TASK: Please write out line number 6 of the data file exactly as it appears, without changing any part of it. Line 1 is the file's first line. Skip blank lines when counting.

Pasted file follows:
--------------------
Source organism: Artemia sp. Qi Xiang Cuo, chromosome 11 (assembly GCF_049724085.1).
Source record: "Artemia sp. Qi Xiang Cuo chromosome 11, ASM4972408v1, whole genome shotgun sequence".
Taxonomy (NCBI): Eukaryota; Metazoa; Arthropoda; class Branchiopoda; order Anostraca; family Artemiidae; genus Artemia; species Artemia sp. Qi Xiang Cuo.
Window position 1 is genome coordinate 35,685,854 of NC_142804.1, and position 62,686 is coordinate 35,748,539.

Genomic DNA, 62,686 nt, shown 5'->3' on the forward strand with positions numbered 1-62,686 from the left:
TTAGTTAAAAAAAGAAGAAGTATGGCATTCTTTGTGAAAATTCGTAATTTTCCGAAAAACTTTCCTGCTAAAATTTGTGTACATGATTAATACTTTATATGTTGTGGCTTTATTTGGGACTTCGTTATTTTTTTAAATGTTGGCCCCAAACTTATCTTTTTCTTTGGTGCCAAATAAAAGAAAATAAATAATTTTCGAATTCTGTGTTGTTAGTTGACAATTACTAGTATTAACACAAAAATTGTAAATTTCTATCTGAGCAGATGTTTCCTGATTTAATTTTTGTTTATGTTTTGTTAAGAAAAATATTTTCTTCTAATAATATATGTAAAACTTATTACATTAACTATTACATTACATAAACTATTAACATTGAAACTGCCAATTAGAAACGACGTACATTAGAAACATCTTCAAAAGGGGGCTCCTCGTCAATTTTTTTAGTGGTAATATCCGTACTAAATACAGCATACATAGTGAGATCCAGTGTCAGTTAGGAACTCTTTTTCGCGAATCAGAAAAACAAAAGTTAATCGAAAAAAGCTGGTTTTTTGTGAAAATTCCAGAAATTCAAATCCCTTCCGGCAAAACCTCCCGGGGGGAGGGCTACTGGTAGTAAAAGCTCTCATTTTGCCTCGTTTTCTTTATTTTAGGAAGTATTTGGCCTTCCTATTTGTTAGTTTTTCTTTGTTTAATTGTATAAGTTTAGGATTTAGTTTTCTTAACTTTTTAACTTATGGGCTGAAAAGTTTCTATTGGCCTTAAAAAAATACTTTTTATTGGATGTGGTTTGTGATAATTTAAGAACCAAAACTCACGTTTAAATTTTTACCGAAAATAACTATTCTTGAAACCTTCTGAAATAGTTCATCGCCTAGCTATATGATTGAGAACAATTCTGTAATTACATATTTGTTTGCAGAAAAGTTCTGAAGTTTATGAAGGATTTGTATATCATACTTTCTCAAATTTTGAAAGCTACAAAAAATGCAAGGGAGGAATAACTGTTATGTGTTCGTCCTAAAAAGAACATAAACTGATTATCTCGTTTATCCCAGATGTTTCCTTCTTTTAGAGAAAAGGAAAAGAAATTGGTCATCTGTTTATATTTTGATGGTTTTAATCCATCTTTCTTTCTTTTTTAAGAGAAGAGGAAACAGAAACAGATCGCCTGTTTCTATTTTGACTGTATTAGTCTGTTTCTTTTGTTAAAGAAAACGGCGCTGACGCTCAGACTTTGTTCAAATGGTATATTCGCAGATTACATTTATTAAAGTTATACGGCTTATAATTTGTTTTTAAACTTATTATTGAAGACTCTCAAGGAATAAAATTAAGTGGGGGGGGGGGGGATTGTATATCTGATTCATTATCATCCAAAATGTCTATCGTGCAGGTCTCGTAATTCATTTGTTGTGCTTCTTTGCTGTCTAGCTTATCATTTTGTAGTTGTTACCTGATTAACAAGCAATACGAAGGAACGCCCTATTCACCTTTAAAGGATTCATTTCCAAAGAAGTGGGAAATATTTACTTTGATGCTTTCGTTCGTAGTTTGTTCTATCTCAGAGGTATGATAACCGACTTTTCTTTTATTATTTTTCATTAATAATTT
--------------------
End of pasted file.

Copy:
TTAGTTAAAAAAAGAAGAAGTATGGCATTCTTTGTGAAAATTCGTAATTTTCCGAAAAACTTTCCTGCTAAAATTTGTGTACATGATTAATACTTTATATGTTGTGGCTTTATTTGGGACTTCGTTATTTTTTTAAATGTTGGCCCCAAACTTATCTTTTTCTTTGGTGCCAAATAAAAGAAAATAAATAATTTTCGAATTCTGTGTTGTTAGTTGACAATTACTAGTATTAACACAAAAATTGTAAATTTCTATCTGAGCAGATGTTTCCTGATTTAATTTTTGTTTATGTTTTGTTAAGAAAAATATTTTCTTCTAATAATATATGTAAAACTTATTACATTAACTATTACATTACATAAACTATTAACATTGAAACTGCCAATTAGAAACGACGTACATTAGAAACATCTTCAAAAGGGGGCTCCTCGTCAATTTTTTTAGTGGTAATATCCGTACTAAATACAGCATACATAGTGAGATCCAGTGTCAGTTAGGAACTCTTTTTCGCGAATCAGAAAAACAAAAGTTAATCGAAAAAAGCTGGTTTTTTGTGAAAATTCCAGAAATTCAAATCCCTTCCGGCAAAACCTCCCGGGGGGAGGGCTACTGGTAGTAAAAGCTCTCATTTTGCCTCGTTTTCTTTATTTTAGGAAGTATTTGGCCTTCCTATTTGTTAGTTTTTCTTTGTTTAATTGTATAAGTTTAGGATTTAGTTTTCTTAACTTTTTAACTTATGGGCTGAAAAGTTTCTATTGGCCTTAAAAAAATACTTTTTATTGGATGTGGTTTGTGATAATTTAAGAACCAAAACTCACGTTTAAATTTTTACCGAAAATAACTATTCTTGAAACCTTCTGAAATAGTTCATCGCCTAGCTATATGATTGAGAACAATTCTGTAATTACATATTTGTTTGCAGAAAAGTTCTGAAGTTTATGAAGGATTTGTATATCATACTTTCTCAAATTTTGAAAGCTACAAAAAATGCAAGGGAGGAATAACTGTTATGTGTTCGTCCTAAAAAGAACATAAACTGATTATCTCGTTTATCCCAGATGTTTCCTTCTTTTAGAGAAAAGGAAAAGAAATTGGTCATCTGTTTATATTTTGATGGTTTTAATCCATCTTTCTTTCTTTTTTAAGAGAAGAGGAAACAGAAACAGATCGCCTGTTTCTATTTTGACTGTATTAGTCTGTTTCTTTTGTTAAAGAAAACGGCGCTGACGCTCAGACTTTGTTCAAATGGTATATTCGCAGATTACATTTATTAAAGTTATACGGCTTATAATTTGTTTTTAAACTTATTATTGAAGACTCTCAAGGAATAAAATTAAGTGGGGGGGGGGGGGATTGTATATCTGATTCATTATCATCCAAAATGTCTATCGTGCAGGTCTCGTAATTCATTTGTTGTGCTTCTTTGCTGTCTAGCTTATCATTTTGTAGTTGTTACCTGATTAACAAGCAATACGAAGGAACGCCCTATTCACCTTTAAAGGATTCATTTCCAAAGAAGTGGGAAATATTTACTTTGATGCTTTCGTTCGTAGTTTGTTCTATCTCAGAGGTATGATAACCGACTTTTCTTTTATTATTTTTCATTAATAATTT